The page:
Advise on What Math to take

D23 is taking Honors Trig/Alg 2 and finished 1st semester with an A- and currently has an A. Last year she took Honors Geometry and finished the year with an A. Her HS allows students who qualify to take Honor Pre Calc over the summer and so long as they get an A in the summer class the student can then take AP Calc AB as a junior. My daughter wanted to take this path but she only got a 540 on the math portion of the PSAT so she was told she does not qualify.

Normally she does well on standardized testing so I don’t know why she didn’t on the PSAT. Would you push back the school a bit on this? I feel like the final test is doing well in the summer class so if she doesn’t then that would be it but I feel that it is unfair not to let her at least try especially based on the PSAT after such an odd year.

Imo it’s completely up to you. Ask your D how she feels about math because PSAT math is only alg1 and geometry. Honestly it’s not that great of an idea to do pre-calc in the summer and go to AB because pre-calc provides all of the foundation for calculus. Honestly I would say do pre-calc next year and go to BC if that’s an option for you. Ask your D how she feels about math right now and decide based on that. Hope this helps.

Agree on this. Pushing for an exception falls under penny-wise and pound-foolish IMO.


Gonna agree with both the above and add an anecdote. Due to us immigrating my D “needed” to take a summer school one year in high school to get to calc by senior year. The school counselor was adamant that the only one she thought one should do that for was geometry, that algebra and precalc are too fundamental to rush through.

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Can you get a report showing what she got right and wrong on the PSAT? Or have her take an SAT practice test and see what she knows. I think that test is a great diagnostic tool, because it’s relevant and it’s not tied to a particular school curriculum. If she can do well on all of the SAT math, she’s probably ready to take AB calculus.

I don’t think I could possibly disagree with this more strongly. Almost nothing in Pre-Calculus is covered on the SAT.

My D scored 790 in 8th grade. In no way was she ready for AB Calculus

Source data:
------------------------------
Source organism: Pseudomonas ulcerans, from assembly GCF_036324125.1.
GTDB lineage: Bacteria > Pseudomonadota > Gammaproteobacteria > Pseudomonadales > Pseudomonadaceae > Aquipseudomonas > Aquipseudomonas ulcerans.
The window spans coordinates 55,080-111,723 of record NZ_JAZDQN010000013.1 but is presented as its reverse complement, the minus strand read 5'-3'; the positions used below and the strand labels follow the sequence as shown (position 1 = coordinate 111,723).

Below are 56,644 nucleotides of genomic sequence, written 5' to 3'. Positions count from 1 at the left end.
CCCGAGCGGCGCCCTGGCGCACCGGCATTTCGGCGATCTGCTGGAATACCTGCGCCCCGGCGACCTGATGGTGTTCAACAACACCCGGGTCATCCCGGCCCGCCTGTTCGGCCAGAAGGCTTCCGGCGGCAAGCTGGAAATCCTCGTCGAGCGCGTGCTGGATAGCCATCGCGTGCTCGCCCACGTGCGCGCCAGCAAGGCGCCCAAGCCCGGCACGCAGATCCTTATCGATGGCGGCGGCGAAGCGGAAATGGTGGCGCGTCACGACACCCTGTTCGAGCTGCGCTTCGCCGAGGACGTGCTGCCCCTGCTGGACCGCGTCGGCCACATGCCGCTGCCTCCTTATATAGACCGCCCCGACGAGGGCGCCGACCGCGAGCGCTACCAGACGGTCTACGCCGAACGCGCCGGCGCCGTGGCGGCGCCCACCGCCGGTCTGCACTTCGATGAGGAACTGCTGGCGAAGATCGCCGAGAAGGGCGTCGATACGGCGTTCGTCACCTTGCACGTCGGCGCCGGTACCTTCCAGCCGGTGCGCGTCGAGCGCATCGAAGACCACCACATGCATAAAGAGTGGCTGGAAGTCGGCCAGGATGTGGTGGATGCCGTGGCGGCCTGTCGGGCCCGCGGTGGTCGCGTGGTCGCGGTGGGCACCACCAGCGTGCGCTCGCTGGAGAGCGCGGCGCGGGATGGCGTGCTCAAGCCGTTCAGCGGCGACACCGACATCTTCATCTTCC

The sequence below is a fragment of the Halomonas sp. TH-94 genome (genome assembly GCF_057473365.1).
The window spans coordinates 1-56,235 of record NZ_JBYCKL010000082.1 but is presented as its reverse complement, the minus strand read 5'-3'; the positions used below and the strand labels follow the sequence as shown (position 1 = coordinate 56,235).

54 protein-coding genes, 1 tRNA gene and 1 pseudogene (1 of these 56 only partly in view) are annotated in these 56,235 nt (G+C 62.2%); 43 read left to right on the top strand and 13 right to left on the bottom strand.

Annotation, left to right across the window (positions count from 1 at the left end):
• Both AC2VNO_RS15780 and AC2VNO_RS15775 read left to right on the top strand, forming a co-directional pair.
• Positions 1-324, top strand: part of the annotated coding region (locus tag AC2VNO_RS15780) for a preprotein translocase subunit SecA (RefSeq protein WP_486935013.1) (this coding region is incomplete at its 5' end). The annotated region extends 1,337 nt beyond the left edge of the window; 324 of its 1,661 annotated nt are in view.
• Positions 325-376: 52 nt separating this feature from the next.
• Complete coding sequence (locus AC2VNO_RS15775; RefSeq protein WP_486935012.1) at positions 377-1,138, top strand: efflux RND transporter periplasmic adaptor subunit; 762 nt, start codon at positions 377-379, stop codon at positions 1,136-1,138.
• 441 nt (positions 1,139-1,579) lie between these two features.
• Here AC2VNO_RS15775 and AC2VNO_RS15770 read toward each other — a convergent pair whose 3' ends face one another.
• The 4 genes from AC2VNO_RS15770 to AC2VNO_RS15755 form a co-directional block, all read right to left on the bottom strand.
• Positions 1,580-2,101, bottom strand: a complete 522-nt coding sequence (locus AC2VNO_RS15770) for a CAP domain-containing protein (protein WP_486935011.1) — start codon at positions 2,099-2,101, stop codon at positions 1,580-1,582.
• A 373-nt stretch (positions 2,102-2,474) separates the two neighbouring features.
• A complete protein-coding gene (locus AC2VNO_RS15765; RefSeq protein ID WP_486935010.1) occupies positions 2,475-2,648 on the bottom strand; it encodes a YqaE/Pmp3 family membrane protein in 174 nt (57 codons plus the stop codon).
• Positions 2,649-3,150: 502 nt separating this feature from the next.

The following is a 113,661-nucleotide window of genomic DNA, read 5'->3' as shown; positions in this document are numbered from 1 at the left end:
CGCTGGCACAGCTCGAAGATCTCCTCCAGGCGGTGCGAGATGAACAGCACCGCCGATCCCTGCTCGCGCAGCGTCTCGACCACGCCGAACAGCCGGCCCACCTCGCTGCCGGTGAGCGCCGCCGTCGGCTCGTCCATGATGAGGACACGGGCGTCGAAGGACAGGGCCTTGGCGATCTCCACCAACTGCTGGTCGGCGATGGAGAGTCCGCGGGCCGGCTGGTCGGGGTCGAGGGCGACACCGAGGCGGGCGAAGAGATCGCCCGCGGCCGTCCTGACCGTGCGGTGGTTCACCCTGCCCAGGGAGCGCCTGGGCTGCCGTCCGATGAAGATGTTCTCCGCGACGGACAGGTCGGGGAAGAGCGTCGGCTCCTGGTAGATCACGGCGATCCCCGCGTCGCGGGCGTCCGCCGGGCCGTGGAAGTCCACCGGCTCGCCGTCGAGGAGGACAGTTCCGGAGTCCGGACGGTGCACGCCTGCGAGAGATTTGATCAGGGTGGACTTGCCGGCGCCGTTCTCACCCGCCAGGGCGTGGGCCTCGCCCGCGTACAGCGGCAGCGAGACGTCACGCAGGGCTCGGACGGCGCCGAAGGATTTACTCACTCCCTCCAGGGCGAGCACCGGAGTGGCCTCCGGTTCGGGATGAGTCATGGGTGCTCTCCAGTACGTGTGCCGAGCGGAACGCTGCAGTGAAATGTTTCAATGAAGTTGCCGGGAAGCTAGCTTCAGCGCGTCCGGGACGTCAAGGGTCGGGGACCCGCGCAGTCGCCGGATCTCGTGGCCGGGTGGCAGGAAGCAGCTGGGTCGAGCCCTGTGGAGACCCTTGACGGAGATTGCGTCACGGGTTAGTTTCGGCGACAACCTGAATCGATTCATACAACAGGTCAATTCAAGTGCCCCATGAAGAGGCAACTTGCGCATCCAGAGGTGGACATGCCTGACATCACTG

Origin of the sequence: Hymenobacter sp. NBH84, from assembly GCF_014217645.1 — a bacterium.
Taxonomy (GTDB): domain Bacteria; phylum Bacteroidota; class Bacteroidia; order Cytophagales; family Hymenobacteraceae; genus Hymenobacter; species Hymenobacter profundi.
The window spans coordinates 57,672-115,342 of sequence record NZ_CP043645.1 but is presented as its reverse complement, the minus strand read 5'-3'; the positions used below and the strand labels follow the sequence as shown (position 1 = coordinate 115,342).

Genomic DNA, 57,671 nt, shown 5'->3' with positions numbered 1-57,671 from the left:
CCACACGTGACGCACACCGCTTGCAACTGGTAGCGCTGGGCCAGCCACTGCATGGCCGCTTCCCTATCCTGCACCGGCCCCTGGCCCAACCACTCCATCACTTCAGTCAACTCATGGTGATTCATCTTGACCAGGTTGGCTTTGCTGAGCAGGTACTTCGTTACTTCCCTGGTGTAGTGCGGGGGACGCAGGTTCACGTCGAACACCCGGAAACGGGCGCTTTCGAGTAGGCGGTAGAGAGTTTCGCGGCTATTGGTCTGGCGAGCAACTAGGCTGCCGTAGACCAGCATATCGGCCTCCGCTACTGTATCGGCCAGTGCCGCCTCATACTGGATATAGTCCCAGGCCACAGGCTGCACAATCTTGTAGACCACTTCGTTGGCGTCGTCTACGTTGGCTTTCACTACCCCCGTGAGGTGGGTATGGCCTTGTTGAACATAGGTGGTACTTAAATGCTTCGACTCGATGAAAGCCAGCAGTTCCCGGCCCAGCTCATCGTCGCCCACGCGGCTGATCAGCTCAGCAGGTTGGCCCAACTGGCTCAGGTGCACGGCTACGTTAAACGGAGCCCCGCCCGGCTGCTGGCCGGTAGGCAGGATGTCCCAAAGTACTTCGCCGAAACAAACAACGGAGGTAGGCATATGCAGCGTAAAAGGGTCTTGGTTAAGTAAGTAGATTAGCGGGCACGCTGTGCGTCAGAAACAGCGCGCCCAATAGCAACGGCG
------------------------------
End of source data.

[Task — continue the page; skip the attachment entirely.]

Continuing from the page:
I recall the SAT requires the ability to work with exponentials and trig functions. That’s about all that’s needed to start calculus. Fluency with the typical algebraic expressions is typically developed within the calculus course, as long as the student has the tools as described going in. Did you try giving her some basic calculus?

Exponentials are Algebra 2. The trig on the SAT consists of SOHCAHTOA, about two days of class. I taught her all she needed in 30 minutes.

If you think the other 175 days of a PreCalc class is just a waste of time, we can just disagree.

(But good luck trying to understand why the derivative of csc(x) is -csc(x)cot(x) when you’ve never seen any of those terms)

If D23’s honors precalculus class covers most of the following topics, you should have her take the class during the school year and, if she does well, go directly to AP Calculus BC (if your school allows.

  • limits
  • continuity
  • derivatives - powers, product rule, quotient rule, chain rule, implicit differentiation
  • derivatives (cont’d) - trigonometric functions, inverse trig functions, exponentials, logarithms, etc.
  • Parametric eqns.

In answer to your question, pretty much yes if the student is really solid. It’s more efficient to learn and practice the skills in the context of an actual calculus course.

I think the reason we delay calculus based on multiple recommendations from the math teachers’ organization National Council of Teachers of Mathematics, which keeps throwing more stuff in before calculus, is because very few high school teachers can teach beyond the AP level. They just aren’t good enough at math to teach multivariable calc or linear algebra, and it’s not something fixable by taking one or two refresher classes.

In theory, high school math teachers were supposed to be math majors when they were in college, with additional teacher training course work etc… So they (or most of them) should be able to teach multivariable calculus or linear algebra.

However, there are other issues:

  • Multivariable calculus and linear algebra as high school courses (rather than college or dual enrollment courses) would not be accepted for advanced placement in college, since there are no AP exams, and the number of students for such AP exams is probably too small for AP exams to be made for those courses.
  • Not all students taking calculus BC in 11th grade will go on to a college major that requires multivariable calculus and/or linear algebra.

Math majors, as in completed courses in real analysis and abstract algebra? Thinking back, some of my high school math teachers may have had such a background. But I doubt there were any at my kids’ high school which is supposedly as good or better than mine was.

Here is a “mathematics, prep for teaching” major at a typical state university:

Note that the first courses in abstract algebra, linear algebra, and real analysis are required, and at least one of the second courses is required. Calculus-based probability and statistics is also required.